Solid Waste Management Project

Tanzania Young Eco-Protection (TAYEP) is an organization that educates and inspires young people and women on environmental conservation, waste managements and green lifestyles, as well as mobilizing them to take action.

Our current project is the
Solid Waste Management project. It is an initiative that enables low-income families to trade and recycle their household waste, preventing it from piling up and helping to solve Tanzania's acute waste management problem.

This project strives for maximum waste recovery through composting, recycling and re-use and aims at zero waste to be disposed in dump-yards and land fills.

The project has a two-sided effect: it works to improve the local environment, thereby tackling climate change, and at the same time offers continuous employment to individuals from socially and economically disadvantaged groups.


(i) Breaking the silence around climatic challenges educates and inspires young people on environmental conservation, proper waste management and green lifestyles, and mobilizes them to take actions.

(ii) Empowering youth and women in communities to own and manage environmental resources sustainably, using their indigenous knowledge and incorporating science and technology where necessary.

(iii) Creating employment for youth and women in poor communities.

(iv) Tackling rural poverty through promoting innovative sustainable systems which are environmentally sound, economically viable and socially acceptable.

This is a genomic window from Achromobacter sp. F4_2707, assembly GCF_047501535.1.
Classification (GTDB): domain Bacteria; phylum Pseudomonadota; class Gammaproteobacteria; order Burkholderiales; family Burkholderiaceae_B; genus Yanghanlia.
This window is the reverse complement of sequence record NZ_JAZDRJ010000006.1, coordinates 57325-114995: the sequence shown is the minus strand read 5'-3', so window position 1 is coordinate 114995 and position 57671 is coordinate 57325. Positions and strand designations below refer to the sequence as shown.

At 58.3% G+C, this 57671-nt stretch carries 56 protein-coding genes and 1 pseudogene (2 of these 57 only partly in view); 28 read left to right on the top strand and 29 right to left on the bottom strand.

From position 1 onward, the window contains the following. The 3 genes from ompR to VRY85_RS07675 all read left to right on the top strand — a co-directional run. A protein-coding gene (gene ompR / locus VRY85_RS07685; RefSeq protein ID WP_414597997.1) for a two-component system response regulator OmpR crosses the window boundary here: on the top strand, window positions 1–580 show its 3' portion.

The project uses local cargo bicycles to collect recyclables from households in densely populated areas and poor areas of Mwanza, which are neglected by waste disposal lorries.

The project consists of the following activities, broadly outlined:
• Segregation of waste at source
• Primary collection
• Composting of biodegradable waste
• Recycling of non-biodegradable waste
• Awareness and information campaigns.


In most communities, waste is not seen as a resource that can be refined (e.g. as nutritious compost manure or energy) or recycled (e.g. into new paper and plastic), and thereby generate wealth.

Instead, it is often treated as the evil leftover that needs to be eliminated. Moreover, waste is rarely seen as part of a cycle of production, consumption, and recovery, nor is it assessed in relation to environmental sustainability.

The Solid Waste Management project has considered waste as a resource for production through recycling to create wealth, as well as ensuring a safe stable and sustainable environment.

Through the environmental conservation awareness campaign the project harnesses ICT, new media and video conferencing.


This project has so far collected nearly 35 tons of waste using low-cost cargo bicycles that are creatively designed to transport the waste. The project has also managed to provide job opportunities to 11 youth of age 18-35 years and is looking forward to offer more as the project expands.


Some of the project stakeholders run the risk of becoming politicized and the Self Help Group members risk being used to gain political sympathy in different groups.

It is important that all parties are aware of this risk and that it is reduced as much as possible through community participation, transparency, and local ownership.


Through recycling, waste can be used for production and to create wealth as well as ensuring a safe stable and sustainable environment.